Sexual assault is a serious crime often resulting in major physical or psychological injury. Under-reporting of sexual offences remains a critical issue. It is important to remember that with a sexual assault, as with any violence offence, police can play a critical role in assessing risk and protecting the survivor and other potential victims from further violence. To help police protect potential victims, every effort must be made to encourage reporting of these crimes particularly in high risk cases, or cases involving serial offenders or sexual predators. In British Columbia, Third Party Reporting (TPR) of sexual assault is a process which allows adult survivors (19 and over) to access support and to report details of a sexual offence/assault to police anonymously, through a Community Based Victim Services Program (CBVS).
TPR is an option of last resort for survivors who would not otherwise provide information to the police. It is not a substitute for a call to 911, nor is it in and of itself a police investigation. It is not to be used when the survivor or others are at risk of further violence. TPR connects survivors to specialized supports, gives survivors needed time to decide if and when they are ready to engage the criminal justice system, and provides police with critical information about sex crime patterns within and across police jurisdictions.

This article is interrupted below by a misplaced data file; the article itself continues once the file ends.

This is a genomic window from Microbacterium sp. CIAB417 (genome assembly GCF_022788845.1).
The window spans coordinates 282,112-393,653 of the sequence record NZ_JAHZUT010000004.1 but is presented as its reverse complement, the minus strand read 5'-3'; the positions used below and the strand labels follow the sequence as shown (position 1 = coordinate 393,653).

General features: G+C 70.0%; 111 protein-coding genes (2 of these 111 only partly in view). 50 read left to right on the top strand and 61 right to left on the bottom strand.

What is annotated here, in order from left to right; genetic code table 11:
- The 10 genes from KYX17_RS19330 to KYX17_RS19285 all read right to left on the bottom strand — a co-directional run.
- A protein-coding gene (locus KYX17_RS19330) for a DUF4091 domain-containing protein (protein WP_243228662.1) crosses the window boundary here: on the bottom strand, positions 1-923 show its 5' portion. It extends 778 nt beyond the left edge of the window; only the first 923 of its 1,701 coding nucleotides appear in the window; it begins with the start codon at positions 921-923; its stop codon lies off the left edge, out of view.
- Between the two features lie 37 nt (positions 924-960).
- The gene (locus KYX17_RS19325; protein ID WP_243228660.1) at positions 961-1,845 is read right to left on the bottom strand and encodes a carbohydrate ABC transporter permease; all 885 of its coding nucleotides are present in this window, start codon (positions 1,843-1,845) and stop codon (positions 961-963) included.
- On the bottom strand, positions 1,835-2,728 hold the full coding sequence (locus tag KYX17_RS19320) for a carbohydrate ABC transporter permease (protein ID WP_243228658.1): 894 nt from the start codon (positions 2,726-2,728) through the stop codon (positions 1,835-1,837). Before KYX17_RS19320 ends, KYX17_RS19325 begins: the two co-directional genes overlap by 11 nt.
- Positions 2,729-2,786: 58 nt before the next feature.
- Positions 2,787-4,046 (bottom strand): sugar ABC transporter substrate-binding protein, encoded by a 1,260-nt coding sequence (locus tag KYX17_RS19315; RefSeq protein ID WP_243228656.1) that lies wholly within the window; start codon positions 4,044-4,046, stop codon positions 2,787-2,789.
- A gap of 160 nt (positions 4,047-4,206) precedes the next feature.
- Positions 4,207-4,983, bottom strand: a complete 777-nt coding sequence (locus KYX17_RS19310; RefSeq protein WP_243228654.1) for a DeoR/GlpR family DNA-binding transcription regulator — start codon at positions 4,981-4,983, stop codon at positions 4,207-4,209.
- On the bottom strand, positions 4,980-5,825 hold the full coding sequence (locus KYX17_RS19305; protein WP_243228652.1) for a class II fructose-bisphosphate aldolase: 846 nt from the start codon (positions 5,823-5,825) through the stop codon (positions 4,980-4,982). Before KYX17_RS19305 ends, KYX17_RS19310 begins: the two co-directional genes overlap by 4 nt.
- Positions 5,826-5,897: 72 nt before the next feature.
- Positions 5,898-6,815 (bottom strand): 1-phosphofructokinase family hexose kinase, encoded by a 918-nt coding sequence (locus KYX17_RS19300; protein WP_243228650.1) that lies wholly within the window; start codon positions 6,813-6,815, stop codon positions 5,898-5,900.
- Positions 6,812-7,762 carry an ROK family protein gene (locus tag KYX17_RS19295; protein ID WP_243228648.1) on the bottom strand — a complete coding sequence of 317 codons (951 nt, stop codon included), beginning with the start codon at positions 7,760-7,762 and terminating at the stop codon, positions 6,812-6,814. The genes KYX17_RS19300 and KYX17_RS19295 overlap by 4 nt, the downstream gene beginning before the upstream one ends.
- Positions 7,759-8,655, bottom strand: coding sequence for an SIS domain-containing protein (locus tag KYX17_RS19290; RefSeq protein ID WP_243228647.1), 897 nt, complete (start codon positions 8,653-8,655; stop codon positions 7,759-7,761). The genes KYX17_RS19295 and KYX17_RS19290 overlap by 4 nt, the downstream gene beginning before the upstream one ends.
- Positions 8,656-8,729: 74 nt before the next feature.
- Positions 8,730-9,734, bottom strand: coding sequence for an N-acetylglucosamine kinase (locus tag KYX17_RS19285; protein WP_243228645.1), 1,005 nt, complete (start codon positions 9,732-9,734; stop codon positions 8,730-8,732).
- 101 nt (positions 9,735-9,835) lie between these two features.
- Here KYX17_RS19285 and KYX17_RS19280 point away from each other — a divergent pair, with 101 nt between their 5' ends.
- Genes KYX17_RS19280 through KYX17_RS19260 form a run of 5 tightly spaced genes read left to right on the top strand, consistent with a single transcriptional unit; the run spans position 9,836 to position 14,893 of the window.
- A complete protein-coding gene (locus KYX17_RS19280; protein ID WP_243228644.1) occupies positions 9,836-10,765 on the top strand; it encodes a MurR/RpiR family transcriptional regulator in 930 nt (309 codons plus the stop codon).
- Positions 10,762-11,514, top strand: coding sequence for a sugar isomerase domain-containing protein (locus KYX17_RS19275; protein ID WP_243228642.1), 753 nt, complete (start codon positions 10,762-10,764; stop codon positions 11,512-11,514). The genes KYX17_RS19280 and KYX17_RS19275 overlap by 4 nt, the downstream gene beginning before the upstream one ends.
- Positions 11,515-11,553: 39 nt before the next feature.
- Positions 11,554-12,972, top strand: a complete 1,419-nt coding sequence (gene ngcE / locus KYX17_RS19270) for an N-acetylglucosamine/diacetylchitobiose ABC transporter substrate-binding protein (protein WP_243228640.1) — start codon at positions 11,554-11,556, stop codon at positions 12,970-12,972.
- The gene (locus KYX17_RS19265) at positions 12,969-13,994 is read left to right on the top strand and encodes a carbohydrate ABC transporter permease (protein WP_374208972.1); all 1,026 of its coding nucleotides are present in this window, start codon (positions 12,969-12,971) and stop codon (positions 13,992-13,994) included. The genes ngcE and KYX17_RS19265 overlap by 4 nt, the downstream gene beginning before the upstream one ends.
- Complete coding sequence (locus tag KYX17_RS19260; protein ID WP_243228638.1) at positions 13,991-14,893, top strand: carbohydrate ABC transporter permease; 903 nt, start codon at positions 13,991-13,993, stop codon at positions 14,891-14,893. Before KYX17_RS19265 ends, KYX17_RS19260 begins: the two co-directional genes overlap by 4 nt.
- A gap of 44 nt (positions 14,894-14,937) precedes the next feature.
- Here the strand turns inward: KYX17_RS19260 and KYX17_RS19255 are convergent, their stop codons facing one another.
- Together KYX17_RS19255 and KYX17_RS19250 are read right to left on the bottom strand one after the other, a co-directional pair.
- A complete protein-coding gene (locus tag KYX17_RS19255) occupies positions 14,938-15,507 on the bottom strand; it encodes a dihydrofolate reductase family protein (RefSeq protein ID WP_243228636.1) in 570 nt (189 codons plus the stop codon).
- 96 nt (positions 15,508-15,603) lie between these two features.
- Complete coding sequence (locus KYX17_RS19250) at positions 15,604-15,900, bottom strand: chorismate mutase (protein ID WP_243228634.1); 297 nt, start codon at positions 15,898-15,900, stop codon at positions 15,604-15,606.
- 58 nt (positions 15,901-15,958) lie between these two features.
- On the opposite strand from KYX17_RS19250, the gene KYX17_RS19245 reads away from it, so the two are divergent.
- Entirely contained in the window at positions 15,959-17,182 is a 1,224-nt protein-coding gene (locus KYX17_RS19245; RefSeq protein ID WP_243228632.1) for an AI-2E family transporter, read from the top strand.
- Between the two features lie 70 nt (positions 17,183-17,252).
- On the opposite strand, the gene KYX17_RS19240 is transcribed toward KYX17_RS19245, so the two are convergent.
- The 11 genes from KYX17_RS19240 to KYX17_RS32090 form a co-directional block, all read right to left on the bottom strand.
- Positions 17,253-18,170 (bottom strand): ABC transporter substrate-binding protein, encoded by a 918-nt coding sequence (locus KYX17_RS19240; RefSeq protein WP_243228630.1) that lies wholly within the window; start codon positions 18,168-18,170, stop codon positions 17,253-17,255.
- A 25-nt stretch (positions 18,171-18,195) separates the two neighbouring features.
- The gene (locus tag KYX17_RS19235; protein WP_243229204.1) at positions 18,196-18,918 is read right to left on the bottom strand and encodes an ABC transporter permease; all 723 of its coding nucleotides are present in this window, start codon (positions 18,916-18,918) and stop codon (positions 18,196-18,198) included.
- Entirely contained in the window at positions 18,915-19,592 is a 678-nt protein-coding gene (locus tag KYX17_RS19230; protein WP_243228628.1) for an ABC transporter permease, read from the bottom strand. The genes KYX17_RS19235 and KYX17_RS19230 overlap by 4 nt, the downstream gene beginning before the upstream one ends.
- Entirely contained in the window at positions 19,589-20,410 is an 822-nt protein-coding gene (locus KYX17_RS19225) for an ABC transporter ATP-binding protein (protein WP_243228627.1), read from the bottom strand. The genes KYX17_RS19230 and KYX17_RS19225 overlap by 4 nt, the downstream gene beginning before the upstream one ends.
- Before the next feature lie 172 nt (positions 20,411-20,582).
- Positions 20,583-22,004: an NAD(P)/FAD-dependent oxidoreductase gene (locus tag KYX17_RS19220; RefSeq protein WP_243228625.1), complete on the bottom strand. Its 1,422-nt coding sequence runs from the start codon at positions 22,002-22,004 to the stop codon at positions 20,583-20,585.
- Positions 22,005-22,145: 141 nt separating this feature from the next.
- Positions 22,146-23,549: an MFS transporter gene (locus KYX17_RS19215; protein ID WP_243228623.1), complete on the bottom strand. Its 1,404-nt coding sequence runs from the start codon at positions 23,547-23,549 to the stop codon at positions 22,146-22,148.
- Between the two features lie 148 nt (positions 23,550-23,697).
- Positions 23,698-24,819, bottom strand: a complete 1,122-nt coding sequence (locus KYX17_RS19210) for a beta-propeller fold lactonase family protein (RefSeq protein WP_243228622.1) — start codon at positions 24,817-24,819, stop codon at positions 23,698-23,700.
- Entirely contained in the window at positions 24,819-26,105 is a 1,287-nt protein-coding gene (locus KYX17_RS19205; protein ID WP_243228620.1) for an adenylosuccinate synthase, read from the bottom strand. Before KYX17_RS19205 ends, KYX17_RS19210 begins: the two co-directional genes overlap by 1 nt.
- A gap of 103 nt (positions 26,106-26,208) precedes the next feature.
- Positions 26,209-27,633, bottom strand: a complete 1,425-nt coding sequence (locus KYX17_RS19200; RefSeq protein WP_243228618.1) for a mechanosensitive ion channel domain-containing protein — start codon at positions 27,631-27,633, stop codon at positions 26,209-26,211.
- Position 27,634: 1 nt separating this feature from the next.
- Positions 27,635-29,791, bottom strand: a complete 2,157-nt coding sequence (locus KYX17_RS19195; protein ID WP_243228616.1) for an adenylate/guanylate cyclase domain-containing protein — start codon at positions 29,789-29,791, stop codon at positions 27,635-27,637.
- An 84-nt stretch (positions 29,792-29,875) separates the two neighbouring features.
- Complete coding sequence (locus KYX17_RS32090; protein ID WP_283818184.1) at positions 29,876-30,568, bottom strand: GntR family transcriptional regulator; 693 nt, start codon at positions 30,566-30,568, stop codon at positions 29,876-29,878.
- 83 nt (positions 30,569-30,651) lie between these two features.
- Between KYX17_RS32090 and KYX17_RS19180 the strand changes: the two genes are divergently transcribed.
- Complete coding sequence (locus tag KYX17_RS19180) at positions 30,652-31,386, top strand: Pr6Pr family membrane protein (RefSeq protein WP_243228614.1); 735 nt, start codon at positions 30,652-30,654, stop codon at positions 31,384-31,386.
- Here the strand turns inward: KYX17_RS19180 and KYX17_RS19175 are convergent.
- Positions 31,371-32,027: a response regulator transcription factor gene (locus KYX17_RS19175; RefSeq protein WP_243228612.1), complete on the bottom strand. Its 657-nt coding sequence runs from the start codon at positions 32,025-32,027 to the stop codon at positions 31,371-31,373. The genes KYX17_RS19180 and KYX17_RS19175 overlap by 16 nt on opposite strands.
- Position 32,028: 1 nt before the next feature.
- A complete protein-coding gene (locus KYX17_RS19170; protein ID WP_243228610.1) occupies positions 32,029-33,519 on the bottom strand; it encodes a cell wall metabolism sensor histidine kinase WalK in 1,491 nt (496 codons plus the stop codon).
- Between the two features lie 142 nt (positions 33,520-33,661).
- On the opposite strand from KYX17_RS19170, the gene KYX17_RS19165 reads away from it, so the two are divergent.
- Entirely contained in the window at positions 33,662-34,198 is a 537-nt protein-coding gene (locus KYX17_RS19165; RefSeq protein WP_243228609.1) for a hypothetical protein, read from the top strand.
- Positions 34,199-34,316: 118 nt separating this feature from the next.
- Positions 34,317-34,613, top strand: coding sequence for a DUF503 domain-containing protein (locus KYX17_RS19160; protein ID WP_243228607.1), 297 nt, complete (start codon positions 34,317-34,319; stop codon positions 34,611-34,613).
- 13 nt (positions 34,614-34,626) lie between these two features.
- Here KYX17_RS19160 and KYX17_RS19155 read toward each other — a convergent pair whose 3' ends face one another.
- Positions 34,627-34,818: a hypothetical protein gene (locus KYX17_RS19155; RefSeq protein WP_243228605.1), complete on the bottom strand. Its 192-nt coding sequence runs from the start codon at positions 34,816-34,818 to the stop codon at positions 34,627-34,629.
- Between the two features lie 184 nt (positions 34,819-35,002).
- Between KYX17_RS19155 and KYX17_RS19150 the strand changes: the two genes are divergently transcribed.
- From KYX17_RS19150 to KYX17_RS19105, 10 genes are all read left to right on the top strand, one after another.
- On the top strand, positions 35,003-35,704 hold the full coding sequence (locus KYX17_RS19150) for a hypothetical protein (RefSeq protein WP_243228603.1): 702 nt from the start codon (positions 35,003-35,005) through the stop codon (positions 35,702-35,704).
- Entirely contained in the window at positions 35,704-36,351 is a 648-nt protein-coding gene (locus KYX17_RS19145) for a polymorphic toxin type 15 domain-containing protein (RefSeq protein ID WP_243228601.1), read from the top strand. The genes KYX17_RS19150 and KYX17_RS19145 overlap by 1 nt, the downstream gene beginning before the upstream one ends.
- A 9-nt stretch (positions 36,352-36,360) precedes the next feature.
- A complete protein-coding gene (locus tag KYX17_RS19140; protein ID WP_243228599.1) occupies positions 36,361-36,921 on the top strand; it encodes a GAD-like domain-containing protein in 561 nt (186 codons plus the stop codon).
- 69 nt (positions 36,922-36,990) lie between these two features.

The BC TPR protocol is led by EVA BC’s Community Coordination for Women’s Safety (CCWS) program, which supports CBVS and police to develop local interagency protocols and to implement and maintain the TPR protocol. The TPR Protocol is guided by a provincial TPR Work Team comprised of EVA BC/CCWS, BC Association of Chiefs of Police, RCMP “E” Division, Vancouver Police Department Sex Crimes and Child Abuse Unit, BC Association of Municipal Chiefs of Police, and BC Ministry of Public Safety and Solicitor General.
If you have any questions about TPR, please contact Wendy Potter by email: potter (at) endingviolence (dot) org.